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Volvo engineer: Tesla Autopilot is ‘an unsupervised wannabe’

Tesla Model X
Tesla Model X Image used with permission by copyright holder
The auto industry’s shift toward self-driving technology is so far more of a trickle than a flood. Each year, cars get steadily smarter and smarter, incorporating semi-autonomous features like adaptive cruise control and automatic lane keeping, and Tesla’s Autopilot system is one of the most high-profile examples out there. That said, not everyone is a fan.

In a recent interview with The Verge, Volvo’s senior technical leader of crash avoidance, Trent Victor, had some harsh words for the system. Victor claims Autopilot is not as capable as Tesla alleges, and could even be dangerous because of it.

“It gives you the impression that it’s doing more than it is,” said Victor. “[Tesla’s Autopilot] is more of an unsupervised wannabe.”

Tesla categorizes its self-driving technology as Level 2 automation, which is defined by the National Highway Traffic Safety Administration as the automation of “at least two primary control functions designed to work in unison.” Unlike Level 4 — which requires no driver input at all — the driver is still responsible for maintaining control of the vehicle in Level 2; however, equipped Teslas can operate by themselves on the highway for relatively long periods. It is worth noting that in the press kit for the Model S’ 7.0 software update, Tesla describes Autopilot’s Autosteer function as a Beta.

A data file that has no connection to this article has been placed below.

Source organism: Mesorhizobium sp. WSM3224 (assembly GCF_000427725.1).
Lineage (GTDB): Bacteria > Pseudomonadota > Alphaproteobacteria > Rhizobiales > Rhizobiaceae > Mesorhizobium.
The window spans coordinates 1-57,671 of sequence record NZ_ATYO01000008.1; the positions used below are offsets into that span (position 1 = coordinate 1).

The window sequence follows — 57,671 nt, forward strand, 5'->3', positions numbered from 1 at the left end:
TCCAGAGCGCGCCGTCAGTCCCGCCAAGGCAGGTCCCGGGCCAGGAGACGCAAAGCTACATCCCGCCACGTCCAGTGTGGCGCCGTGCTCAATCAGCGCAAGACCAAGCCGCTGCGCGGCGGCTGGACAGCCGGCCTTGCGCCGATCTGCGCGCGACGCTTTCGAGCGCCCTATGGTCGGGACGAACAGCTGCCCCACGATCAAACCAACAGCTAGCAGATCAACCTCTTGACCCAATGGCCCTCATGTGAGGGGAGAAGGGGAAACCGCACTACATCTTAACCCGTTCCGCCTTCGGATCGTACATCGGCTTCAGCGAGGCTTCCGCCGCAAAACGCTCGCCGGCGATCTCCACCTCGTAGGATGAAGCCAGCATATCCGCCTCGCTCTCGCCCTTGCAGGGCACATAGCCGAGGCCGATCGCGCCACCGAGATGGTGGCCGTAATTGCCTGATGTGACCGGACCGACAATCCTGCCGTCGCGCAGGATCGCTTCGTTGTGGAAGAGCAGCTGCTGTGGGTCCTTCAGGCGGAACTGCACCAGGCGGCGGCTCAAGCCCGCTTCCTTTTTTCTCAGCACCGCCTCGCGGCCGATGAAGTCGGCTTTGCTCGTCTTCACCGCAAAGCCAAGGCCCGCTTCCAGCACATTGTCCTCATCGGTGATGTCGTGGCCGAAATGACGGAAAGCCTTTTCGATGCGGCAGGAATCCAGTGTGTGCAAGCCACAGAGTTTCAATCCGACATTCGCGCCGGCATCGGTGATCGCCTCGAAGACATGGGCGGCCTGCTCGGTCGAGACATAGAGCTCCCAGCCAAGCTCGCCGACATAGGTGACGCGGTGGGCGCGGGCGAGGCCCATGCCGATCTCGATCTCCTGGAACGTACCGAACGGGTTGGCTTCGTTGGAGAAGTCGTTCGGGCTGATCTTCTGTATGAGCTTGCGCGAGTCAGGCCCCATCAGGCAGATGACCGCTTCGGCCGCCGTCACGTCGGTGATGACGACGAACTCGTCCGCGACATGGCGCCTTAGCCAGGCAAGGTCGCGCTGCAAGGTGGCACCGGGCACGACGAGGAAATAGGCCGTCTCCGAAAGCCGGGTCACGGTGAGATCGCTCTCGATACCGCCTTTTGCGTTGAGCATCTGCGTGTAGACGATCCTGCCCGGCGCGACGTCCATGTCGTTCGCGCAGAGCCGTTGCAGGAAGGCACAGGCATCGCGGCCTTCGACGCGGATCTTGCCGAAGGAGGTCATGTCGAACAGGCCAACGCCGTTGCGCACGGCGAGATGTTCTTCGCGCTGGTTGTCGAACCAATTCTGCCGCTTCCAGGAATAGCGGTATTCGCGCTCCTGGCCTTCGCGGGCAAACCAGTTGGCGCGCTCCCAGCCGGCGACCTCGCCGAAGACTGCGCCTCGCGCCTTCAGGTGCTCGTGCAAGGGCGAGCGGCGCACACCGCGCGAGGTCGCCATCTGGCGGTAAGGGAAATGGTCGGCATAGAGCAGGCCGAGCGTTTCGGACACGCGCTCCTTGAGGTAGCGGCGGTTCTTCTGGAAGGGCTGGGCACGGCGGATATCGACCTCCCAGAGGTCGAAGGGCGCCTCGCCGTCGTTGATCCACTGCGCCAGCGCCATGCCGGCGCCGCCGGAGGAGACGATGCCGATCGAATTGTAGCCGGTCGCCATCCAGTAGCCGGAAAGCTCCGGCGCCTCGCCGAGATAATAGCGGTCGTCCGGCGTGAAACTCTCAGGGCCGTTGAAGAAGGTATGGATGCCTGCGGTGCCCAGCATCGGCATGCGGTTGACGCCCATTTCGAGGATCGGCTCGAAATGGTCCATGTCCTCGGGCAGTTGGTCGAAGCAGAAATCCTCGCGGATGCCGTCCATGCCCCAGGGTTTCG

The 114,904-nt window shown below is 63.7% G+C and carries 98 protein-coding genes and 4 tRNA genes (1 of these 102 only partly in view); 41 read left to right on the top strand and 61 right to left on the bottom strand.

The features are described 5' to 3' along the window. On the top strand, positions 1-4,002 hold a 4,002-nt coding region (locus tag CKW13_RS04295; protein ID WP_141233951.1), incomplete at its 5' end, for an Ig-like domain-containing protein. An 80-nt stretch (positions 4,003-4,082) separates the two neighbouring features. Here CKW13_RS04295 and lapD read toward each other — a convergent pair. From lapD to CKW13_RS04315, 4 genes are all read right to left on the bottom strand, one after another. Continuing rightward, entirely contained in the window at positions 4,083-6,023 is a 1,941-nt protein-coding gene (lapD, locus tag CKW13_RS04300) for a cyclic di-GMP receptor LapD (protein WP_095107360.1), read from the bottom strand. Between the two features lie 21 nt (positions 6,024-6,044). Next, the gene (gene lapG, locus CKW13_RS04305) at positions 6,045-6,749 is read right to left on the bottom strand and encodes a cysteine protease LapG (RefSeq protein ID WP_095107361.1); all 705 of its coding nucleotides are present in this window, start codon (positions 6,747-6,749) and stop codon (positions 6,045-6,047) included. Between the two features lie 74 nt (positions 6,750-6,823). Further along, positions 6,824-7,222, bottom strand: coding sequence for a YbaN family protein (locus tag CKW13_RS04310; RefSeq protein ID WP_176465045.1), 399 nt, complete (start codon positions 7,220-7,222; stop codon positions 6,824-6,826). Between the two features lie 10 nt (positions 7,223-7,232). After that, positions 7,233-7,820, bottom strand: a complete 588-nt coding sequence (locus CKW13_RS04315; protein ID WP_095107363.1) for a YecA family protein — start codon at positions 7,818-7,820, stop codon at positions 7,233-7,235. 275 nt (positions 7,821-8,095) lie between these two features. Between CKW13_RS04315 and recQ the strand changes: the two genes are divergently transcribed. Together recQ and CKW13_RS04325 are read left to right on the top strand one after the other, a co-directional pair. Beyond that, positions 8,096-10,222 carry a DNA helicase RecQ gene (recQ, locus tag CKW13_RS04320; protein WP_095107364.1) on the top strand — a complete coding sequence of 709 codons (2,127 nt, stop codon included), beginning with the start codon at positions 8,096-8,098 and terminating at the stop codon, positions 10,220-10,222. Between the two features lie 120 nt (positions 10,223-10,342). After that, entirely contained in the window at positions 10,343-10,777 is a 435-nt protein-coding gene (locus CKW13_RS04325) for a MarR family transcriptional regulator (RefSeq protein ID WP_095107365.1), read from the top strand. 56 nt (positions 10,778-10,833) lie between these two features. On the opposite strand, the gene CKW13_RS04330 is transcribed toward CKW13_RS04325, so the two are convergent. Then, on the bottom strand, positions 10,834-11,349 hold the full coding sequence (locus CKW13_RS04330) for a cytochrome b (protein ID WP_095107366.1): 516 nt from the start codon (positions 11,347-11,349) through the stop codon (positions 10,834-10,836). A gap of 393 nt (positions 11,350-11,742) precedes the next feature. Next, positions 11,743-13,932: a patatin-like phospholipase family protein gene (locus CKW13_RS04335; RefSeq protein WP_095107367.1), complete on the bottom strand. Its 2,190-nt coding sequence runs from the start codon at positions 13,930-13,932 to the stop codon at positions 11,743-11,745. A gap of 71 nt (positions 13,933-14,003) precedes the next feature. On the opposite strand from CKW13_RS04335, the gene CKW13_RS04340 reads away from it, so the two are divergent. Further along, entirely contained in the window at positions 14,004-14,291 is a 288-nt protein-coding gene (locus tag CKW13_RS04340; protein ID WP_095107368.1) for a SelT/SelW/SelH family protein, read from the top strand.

Tesla Autopilot
Tesla Autopilot Image used with permission by copyright holder

As for Volvo, the brand will launch its Drive Me vehicle program next year, which will include 100 Level 4 automated XC90s driving among normal traffic in Sweden. According to Victor, Level 4 is a much safer option than Level 2 or Level 3 because there’s always an electronic safety net if something goes wrong. In lower degrees of autonomy, features like automatic lane keeping can be switched off if there’s no driver input for a set amount of time.

Read more: Tesla’s updated Model S officially exceeds the 300-mile range marker

“In our concept, if you don’t take over, if you have fallen asleep or are watching a film, then we will take responsibility still,” said Victor. “We won’t just turn [autonomous mode] off. We take responsibility and we’ll be stopping the vehicle if you don’t take over. That’s a really important step in terms of safety, to make people understand that it’s only an option for them take over.”

Self-driving technology is already more common than most people think, and that trend is only going to continue. Is Tesla Autopilot safe? Are self-driving cars safe at all? Let us know your thoughts in the comments.

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Andrew Hard
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